A description of the data in the ADS would be incomplete without a discussion of the interaction between the ADS and the electronic journals. The data available on-line from the journal publishers is an extension of the data in the ADS and vice versa. This interaction is greatly facilitated by the acceptance of the bibliographic code by many journal publishers as a means for accessing their on-line articles.
Access to articles currently on-line at the journal sites through the ADS comprises a significant percent of the on-line journal access (see OVERVIEW). The best model for interaction between the ADS and a journal publisher is the University of Chicago Press (hereafter UCP), publisher of ApJ, ApJL, ApJS, AJ, and PASP. When a new volume appears on-line at UCP, the ADS is notified by email and an SGML header file for each of those articles is simultaneously transferred to our site. The data are parsed and loaded into the system and appropriate links are created. However, prior to this, the UCP has made use of the ADS to build their electronic version through the use of our bibliographic code reference resolver.
Our bibliographic code reference resolver ([Accomazzi et al. 1999]) was developed to provide the capability to automatically parse, identify, and verify citations appearing in astronomical literature. By verifying the existence of a reference through the ADS, journals and conference proceedings editors are able to publish documents containing hyperlinks pointing to stable, unique URLs. Increasingly more journals are linking to the ADS in their reference sections, providing users with the ability to read referenced articles with the click of a mouse button.
During the copy editing phase, UCP editors query the ADS reference resolver and determine if each reference exactly matches a bibliographic code in the ADS. If there is a match, a link to the ADS is established for this entry in their reference section. If there is not a match, one of several scenarios takes place. First, if it is a valid reference not yet included in the ADS (most often the case for "fringe" articles, those peripherally associated with astronomy), our reference resolver captures the information necessary to add it to our database during the next update. Second, if it is a valid reference unable to be parsed by the resolver (sometimes the case for conference proceedings or PhD theses), no action is taken and no link is listed in the reference section. Third, if there is an error in the reference as determined by the reference resolver, the UCP editors may ask for a correction or clarification from the authors.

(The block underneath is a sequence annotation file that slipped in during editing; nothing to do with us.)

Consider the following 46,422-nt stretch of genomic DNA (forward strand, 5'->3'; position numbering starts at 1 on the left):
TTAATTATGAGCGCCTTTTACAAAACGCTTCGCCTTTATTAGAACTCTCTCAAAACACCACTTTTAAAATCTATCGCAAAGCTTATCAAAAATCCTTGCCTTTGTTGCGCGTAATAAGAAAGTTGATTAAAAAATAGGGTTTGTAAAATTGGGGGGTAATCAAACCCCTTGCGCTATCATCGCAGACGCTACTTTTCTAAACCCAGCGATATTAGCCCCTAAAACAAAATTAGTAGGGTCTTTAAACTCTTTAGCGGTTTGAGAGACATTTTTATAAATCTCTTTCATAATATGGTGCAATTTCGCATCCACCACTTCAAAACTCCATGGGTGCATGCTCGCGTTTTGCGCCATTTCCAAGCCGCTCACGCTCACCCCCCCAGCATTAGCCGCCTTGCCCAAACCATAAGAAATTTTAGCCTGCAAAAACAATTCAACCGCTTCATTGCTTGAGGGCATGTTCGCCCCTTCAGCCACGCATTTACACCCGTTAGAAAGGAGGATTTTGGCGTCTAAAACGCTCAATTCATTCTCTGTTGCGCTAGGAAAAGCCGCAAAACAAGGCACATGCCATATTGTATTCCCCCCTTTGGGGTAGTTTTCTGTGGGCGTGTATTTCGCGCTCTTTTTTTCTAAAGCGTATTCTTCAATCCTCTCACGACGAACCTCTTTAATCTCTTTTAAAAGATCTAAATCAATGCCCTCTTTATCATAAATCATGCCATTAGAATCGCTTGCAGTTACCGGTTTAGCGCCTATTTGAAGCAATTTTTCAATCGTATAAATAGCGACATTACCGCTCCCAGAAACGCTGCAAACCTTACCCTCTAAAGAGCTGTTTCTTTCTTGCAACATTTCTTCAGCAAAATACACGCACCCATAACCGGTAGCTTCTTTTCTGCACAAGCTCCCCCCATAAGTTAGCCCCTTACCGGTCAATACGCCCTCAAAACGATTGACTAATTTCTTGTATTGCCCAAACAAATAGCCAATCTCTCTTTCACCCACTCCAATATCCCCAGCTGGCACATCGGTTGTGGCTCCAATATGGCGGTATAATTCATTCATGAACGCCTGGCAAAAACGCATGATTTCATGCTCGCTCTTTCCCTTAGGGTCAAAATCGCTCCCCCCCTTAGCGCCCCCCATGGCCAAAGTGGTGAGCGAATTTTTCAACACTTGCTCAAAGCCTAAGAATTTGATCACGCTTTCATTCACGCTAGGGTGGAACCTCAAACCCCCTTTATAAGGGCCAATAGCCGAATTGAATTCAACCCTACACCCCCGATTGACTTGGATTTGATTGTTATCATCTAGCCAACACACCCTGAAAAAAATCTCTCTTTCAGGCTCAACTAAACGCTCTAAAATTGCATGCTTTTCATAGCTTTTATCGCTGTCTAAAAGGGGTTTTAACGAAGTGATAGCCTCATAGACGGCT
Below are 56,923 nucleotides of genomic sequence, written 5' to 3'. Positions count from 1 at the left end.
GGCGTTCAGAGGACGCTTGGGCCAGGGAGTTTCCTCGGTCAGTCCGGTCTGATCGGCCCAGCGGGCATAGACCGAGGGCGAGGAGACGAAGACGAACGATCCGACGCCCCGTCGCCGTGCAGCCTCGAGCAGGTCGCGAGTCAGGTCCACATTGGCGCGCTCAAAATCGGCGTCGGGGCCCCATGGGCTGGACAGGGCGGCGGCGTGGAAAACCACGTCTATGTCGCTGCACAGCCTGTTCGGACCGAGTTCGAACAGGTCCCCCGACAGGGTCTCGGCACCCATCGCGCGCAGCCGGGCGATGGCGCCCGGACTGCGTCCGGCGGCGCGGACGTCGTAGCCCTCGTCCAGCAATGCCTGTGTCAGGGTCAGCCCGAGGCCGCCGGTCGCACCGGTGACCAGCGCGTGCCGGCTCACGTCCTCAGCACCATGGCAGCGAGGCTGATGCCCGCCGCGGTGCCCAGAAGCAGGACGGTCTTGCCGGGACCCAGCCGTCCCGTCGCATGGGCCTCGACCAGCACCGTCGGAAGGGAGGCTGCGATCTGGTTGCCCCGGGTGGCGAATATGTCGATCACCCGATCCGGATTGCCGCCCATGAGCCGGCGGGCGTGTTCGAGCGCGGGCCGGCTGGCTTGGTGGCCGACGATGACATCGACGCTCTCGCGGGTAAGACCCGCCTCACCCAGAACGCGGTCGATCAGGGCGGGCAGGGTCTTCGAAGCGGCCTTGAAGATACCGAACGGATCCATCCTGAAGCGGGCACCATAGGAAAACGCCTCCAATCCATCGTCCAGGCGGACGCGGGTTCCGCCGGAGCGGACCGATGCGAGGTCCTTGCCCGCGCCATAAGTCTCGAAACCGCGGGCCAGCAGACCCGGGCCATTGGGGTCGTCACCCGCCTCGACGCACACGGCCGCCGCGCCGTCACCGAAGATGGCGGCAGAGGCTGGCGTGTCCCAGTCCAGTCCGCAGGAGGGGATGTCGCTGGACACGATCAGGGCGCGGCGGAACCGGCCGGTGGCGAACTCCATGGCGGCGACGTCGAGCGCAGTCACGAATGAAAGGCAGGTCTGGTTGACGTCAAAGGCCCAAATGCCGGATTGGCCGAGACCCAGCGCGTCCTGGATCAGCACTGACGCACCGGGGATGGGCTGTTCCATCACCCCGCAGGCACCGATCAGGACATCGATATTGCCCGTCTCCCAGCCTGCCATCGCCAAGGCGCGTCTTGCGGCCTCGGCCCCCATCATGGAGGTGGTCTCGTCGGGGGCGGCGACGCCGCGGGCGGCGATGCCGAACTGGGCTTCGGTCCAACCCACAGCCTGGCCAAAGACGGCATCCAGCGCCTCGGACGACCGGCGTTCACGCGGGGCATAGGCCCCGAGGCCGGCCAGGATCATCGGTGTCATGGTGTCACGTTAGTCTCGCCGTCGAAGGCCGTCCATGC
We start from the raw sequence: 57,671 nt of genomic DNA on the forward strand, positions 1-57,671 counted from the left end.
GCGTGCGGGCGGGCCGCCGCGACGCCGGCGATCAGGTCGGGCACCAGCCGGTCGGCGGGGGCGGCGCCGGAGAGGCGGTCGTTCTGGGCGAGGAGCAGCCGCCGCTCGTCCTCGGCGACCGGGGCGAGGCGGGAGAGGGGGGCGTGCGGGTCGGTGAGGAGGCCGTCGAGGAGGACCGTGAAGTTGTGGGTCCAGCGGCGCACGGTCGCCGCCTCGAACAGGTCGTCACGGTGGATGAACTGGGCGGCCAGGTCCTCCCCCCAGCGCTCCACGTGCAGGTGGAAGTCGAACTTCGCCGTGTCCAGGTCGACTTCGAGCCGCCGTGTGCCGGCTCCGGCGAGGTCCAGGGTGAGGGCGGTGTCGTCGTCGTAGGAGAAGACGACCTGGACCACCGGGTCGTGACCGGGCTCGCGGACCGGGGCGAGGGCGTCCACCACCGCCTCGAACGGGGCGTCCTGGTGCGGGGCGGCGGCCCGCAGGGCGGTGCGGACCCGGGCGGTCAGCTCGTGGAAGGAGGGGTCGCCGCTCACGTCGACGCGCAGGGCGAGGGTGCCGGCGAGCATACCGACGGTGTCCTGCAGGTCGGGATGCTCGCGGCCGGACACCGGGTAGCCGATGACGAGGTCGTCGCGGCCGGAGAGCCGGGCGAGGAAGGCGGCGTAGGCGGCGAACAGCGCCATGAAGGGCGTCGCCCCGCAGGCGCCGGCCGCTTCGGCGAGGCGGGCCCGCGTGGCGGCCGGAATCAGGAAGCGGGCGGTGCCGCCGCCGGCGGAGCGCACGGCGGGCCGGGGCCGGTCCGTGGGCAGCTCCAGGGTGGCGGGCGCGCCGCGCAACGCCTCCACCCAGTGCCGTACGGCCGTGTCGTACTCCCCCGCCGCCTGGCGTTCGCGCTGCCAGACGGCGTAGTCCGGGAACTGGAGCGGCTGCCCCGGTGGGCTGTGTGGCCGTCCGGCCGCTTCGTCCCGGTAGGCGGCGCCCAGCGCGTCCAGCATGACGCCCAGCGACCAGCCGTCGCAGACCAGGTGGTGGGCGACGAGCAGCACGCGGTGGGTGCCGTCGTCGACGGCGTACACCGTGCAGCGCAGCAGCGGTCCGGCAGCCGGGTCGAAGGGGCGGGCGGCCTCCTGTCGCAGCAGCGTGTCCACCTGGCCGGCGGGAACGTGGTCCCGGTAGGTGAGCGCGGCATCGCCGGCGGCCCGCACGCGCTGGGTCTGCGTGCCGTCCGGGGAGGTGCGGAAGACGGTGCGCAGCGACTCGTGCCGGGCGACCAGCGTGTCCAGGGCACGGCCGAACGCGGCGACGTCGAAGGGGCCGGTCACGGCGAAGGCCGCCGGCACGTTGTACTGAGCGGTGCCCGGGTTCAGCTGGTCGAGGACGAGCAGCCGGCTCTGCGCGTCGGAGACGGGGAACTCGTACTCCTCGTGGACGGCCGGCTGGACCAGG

The last option demonstrates the power of the reference resolver, which has been taught on a journal-by-journal basis how complete the coverage of that journal is in the ADS. Before the implementation of the reference resolver, UCP was able to match 72% of references in ApJ articles (E. Owens, private communication). Early results from the use of the reference resolver show that we are now able to match conference proceedings, so this number should become somewhat larger. It is unlikely that we will ever match more than 90% of references in an article due to references such as "private communication", "in press", and preprints, as well as author errors (see Sect. 8). Our own reference resolving of OCR'd reference lists shows that we can match approximately 86% of references for the best-case scenario.
The ADS provides multiple ways for authors and journal publishers to link to the ADS (see SEARCH). We make every effort to facilitate individuals and organizations linking to us. This is easily done for simple searches such as the verification of a bibliographic code or an author search for a single spelling. However, given the complexity of the system, these automated searches can quickly become complicated. Details for conference proceedings editors or journal publishers who are interested in establishing or improving links to the ADS are available upon request. In particular, those who have individual TeX macros incorporated in their references can use our bibliographic code resolver to facilitate linking to the ADS.
Copyright The European Southern Observatory (ESO)